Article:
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Audi PB18 E-Tron concept doesn't give a hoot about autonomy

It's refreshing to see a concept car in 2018 that's all about the driver.


These days, just about every concept car from a major automaker is, at the least, autonomous and electric. While Audi's latest concept is fully electric, it wants absolutely nothing to do with autonomy. Talk about a breath of fresh air.

Audi has unveiled its latest concept, the PB18 E-Tron concept, during this week's Monterey Car Week festivities. It's a supercar, but an electric one -- three electric motors (two rear, one front) provide a net output of 671 horsepower and 612 pound-feet of torque, with occasional overboosting that bumps the power up to 764 hp. Audi says it'll hit 62 mph in little over 2.0 seconds, which is bumping up against race-car territory.

If this gives us any indication what a future R8 will look like, color me even more excited than I already was.


Despite those lofty performance figures, there's still some focus on efficiency. The car can be programmed to not exceed a set speed in order to boost its range on the road. Its regenerative braking system doesn't even require help from the usual friction brakes until heavy braking is required. Its 95-kWh battery has a range of over 310 miles by European measurements (WLTP cycle), and it can handle the same 800-volt charging that Porsche's upcoming Taycan will utilize. It can also be wirelessly charged, albeit likely at a slower pace.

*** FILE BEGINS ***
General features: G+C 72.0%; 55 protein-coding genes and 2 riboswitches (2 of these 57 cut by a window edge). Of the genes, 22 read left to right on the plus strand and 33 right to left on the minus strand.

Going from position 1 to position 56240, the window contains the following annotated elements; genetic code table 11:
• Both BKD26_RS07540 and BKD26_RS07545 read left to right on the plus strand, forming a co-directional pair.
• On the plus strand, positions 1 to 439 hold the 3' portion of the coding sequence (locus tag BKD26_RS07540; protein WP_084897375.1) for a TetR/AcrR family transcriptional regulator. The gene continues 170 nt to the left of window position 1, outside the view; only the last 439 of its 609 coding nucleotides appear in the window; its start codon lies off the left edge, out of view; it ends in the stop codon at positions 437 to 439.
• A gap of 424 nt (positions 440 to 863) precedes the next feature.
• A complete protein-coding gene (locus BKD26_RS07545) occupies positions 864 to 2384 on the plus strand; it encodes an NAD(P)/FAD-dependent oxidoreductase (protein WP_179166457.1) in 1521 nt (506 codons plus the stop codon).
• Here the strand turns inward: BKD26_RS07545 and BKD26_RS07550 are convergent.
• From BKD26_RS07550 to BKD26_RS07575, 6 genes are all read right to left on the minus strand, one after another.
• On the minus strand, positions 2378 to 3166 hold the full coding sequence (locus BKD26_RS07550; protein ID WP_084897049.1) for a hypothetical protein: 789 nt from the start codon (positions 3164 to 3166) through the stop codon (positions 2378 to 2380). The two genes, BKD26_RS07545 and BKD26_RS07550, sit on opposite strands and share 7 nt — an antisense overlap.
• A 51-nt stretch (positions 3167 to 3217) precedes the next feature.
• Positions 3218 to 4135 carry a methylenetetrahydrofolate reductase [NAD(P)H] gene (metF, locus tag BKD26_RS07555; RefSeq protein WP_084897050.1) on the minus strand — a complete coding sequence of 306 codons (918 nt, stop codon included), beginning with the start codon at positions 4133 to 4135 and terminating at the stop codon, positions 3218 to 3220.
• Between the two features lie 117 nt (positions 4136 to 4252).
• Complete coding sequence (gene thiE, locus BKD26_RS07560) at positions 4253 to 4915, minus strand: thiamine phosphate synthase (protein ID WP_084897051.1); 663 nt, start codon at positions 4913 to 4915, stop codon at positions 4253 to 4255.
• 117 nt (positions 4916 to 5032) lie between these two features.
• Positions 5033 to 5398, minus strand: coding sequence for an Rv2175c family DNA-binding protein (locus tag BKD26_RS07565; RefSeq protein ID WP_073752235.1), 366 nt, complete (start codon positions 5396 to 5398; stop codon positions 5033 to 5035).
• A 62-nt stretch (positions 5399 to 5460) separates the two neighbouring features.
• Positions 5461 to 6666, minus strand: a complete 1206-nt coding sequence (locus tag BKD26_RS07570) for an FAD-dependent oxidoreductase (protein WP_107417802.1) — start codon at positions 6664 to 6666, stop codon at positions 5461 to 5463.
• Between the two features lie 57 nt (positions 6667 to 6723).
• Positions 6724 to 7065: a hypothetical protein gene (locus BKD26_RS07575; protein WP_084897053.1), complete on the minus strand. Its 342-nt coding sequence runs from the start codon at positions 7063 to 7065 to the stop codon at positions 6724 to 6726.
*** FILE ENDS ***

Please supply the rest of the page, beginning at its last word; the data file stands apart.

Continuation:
While the PB in the car's name is pretty straightforward -- it debuted at Pebble Beach -- the 18 doesn't actually signify the year it came out. Instead, it's a throwback to Audi's R18 Le Mans race car, and it points to the numerous racing-inspired parts on the concept. The PB18 E-Tron has carbon brakes and a suspension system modeled after the R18's.

The interior also borrows a bit from racing. The driver sits front and center in a special monocoque that includes both the seat as well as the car's controls. But, in the event a passenger needs a ride, that entire monocoque can slide laterally to provide a more traditional driver-side seating position with room for a second person. A transparent OLED surface in the driver's line of sight can show driving lines or navigation directions.

I've saved the best part for last -- exterior styling. This thing rules. It looks like the R8 supercar was thrust into a new generation through a very futuristic lens, retaining its low, wide stance while gaining more aggressive character lines. And then there's the back, which has a flat roof and tall rear windshield reminiscent of a shooting brake. That's right -- this thing is halfway to a darn station wagon. Sign me up.

Audi prides itself on this vehicle's complete lack of autonomy. It's a pure driver's car, and it's clear that Audi believes there will be a desire for these vehicles in the future. Besides, it's already rolled out a number of concepts that focus on autonomy and that kind of human-assistance tech, so it'd be a bit boring if every one of its cars was capable of full autonomy.